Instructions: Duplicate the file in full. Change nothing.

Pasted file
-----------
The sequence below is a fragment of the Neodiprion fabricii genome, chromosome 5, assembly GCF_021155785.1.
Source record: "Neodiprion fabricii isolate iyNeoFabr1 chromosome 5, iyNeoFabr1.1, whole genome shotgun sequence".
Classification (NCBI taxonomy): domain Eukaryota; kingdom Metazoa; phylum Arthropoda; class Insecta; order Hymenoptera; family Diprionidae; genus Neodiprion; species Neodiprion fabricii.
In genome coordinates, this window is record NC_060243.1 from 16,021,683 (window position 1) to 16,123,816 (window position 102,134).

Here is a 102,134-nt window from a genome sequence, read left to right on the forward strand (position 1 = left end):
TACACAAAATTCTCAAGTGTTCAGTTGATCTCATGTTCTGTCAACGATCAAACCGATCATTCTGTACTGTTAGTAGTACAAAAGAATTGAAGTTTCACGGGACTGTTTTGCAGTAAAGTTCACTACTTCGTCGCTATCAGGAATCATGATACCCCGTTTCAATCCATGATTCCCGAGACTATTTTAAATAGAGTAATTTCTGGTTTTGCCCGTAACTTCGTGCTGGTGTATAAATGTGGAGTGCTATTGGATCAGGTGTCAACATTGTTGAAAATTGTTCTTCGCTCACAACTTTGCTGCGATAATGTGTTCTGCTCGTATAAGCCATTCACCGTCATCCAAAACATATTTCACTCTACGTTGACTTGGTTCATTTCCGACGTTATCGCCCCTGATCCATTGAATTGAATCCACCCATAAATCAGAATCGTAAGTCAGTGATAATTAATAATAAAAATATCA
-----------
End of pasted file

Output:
The sequence below is a fragment of the Neodiprion fabricii genome, chromosome 5, assembly GCF_021155785.1.
Source record: "Neodiprion fabricii isolate iyNeoFabr1 chromosome 5, iyNeoFabr1.1, whole genome shotgun sequence".
Classification (NCBI taxonomy): domain Eukaryota; kingdom Metazoa; phylum Arthropoda; class Insecta; order Hymenoptera; family Diprionidae; genus Neodiprion; species Neodiprion fabricii.
In genome coordinates, this window is record NC_060243.1 from 16,021,683 (window position 1) to 16,123,816 (window position 102,134).

Here is a 102,134-nt window from a genome sequence, read left to right on the forward strand (position 1 = left end):
TACACAAAATTCTCAAGTGTTCAGTTGATCTCATGTTCTGTCAACGATCAAACCGATCATTCTGTACTGTTAGTAGTACAAAAGAATTGAAGTTTCACGGGACTGTTTTGCAGTAAAGTTCACTACTTCGTCGCTATCAGGAATCATGATACCCCGTTTCAATCCATGATTCCCGAGACTATTTTAAATAGAGTAATTTCTGGTTTTGCCCGTAACTTCGTGCTGGTGTATAAATGTGGAGTGCTATTGGATCAGGTGTCAACATTGTTGAAAATTGTTCTTCGCTCACAACTTTGCTGCGATAATGTGTTCTGCTCGTATAAGCCATTCACCGTCATCCAAAACATATTTCACTCTACGTTGACTTGGTTCATTTCCGACGTTATCGCCCCTGATCCATTGAATTGAATCCACCCATAAATCAGAATCGTAAGTCAGTGATAATTAATAATAAAAATATCA